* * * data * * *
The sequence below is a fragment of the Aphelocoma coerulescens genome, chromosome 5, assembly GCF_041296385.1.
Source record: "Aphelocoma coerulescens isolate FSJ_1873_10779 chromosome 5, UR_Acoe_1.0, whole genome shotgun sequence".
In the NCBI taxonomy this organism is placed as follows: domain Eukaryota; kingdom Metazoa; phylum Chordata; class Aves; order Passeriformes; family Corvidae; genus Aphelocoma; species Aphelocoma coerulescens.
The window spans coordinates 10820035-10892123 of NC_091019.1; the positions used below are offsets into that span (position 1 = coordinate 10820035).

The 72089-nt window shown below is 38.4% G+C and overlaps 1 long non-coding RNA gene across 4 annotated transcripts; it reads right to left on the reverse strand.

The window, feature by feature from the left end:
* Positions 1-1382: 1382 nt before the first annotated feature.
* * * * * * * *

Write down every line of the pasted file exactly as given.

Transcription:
The sequence below is a fragment of the Aphelocoma coerulescens genome, chromosome 5, assembly GCF_041296385.1.
Source record: "Aphelocoma coerulescens isolate FSJ_1873_10779 chromosome 5, UR_Acoe_1.0, whole genome shotgun sequence".
In the NCBI taxonomy this organism is placed as follows: domain Eukaryota; kingdom Metazoa; phylum Chordata; class Aves; order Passeriformes; family Corvidae; genus Aphelocoma; species Aphelocoma coerulescens.
The window spans coordinates 10820035-10892123 of NC_091019.1; the positions used below are offsets into that span (position 1 = coordinate 10820035).

The 72089-nt window shown below is 38.4% G+C and overlaps 1 long non-coding RNA gene across 4 annotated transcripts; it reads right to left on the reverse strand.

The window, feature by feature from the left end:
* Positions 1-1382: 1382 nt before the first annotated feature.